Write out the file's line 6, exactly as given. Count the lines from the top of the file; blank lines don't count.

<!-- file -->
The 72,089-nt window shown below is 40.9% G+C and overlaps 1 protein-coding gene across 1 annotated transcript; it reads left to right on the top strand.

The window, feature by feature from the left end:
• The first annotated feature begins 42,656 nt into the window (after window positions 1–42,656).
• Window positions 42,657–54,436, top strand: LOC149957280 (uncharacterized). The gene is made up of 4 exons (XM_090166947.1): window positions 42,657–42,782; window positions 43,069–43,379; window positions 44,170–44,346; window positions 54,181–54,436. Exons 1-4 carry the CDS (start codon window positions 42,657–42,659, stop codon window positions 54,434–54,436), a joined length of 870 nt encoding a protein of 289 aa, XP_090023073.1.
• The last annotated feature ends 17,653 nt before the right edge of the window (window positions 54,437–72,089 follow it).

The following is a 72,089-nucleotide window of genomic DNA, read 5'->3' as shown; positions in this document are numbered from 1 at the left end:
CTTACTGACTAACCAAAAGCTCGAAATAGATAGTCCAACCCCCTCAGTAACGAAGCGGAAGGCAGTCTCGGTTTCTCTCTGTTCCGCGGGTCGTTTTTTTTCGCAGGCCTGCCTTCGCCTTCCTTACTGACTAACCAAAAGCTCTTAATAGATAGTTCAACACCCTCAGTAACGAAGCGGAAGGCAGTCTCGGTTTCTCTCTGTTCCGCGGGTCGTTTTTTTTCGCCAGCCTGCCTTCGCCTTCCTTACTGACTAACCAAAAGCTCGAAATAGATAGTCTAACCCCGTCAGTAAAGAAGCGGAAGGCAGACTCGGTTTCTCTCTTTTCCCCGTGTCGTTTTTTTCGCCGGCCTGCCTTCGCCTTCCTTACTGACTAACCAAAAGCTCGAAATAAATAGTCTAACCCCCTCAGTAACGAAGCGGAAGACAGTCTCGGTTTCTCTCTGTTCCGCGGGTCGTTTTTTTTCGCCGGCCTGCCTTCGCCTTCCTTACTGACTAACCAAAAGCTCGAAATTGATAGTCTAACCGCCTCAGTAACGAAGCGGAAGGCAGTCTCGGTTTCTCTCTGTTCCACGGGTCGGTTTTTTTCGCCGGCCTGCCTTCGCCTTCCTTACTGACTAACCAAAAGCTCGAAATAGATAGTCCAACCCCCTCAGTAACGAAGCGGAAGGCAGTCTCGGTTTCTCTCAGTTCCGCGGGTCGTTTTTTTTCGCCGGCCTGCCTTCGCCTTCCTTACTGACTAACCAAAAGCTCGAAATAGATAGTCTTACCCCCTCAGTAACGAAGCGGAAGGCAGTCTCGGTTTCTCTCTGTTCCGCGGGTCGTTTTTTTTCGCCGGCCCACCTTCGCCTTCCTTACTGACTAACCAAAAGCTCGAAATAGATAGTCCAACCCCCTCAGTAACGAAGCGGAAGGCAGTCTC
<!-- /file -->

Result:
The following is a 72,089-nucleotide window of genomic DNA, read 5'->3' as shown; positions in this document are numbered from 1 at the left end: